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Very cool graphs.

At first glance one could say at the VIR24 there was speed creep from 2016->2017->2018 (approx 6% each year). Then 2019 started a backslide.

When you look at the other 3 tracks though, the jump from 2016->2017 is pretty evident but after that nothing is really consistent.

 

So since there is no consistent trend across multiple weekends (other than 2016->2017), I would think the ~6% disparity could pretty easily be weather.

An 80 degree weekend vs 100 degree weekend seem like they could easily produce a 6% sway  (or 20 vs 50 at Road Atlanta haha).

You guys with more car data over the years,  can you confirm this against weather?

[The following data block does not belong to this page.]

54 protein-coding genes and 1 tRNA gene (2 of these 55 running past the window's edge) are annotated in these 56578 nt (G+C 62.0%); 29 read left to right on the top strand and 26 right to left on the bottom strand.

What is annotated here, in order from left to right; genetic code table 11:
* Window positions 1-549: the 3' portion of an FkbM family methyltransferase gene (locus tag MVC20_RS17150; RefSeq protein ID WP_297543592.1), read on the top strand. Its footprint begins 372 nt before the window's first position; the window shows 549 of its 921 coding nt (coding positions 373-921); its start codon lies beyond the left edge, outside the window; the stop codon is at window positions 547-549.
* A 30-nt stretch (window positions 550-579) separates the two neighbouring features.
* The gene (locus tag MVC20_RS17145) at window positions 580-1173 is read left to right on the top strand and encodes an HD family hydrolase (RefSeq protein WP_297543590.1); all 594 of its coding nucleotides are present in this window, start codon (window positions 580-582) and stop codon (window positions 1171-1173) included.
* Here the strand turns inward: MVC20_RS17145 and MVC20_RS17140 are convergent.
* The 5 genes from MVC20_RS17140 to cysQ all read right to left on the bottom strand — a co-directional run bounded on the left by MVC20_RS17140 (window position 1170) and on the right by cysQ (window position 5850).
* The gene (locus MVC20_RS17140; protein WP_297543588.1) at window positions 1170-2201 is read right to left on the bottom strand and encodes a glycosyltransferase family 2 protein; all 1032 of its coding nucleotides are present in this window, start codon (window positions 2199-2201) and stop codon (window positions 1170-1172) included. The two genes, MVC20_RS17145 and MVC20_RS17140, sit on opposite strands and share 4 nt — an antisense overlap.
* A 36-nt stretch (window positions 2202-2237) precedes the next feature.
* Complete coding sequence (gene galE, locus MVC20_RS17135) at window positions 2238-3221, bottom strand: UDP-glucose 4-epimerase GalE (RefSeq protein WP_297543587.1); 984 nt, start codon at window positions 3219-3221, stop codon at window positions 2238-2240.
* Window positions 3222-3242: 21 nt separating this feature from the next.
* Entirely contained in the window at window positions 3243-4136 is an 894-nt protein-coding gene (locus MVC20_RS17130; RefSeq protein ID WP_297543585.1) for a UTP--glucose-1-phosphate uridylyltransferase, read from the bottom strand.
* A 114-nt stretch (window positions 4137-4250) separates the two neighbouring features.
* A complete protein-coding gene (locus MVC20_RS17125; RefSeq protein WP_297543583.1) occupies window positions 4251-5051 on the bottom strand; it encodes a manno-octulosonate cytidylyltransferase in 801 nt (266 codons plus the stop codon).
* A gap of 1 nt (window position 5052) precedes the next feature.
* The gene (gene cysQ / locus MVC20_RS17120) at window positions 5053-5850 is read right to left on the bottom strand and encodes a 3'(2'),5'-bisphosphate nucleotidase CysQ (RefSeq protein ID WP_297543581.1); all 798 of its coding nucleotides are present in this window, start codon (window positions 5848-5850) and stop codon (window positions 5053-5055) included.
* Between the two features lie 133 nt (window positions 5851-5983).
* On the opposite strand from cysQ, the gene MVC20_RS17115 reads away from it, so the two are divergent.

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1 hour ago, tyler_j said:

Very cool graphs.

At first glance one could say at the VIR24 there was speed creep from 2016->2017->2018 (approx 6% each year). Then 2019 started a backslide.

When you look at the other 3 tracks though, the jump from 2016->2017 is pretty evident but after that nothing is really consistent.

 

So since there is no consistent trend across multiple weekends (other than 2016->2017), I would think the ~6% disparity could pretty easily be weather.

An 80 degree weekend vs 100 degree weekend seem like they could easily produce a 6% sway  (or 20 vs 50 at Road Atlanta haha).

You guys with more car data over the years,  can you confirm this against weather?

 

Weve seen this delta within a race much less year to year.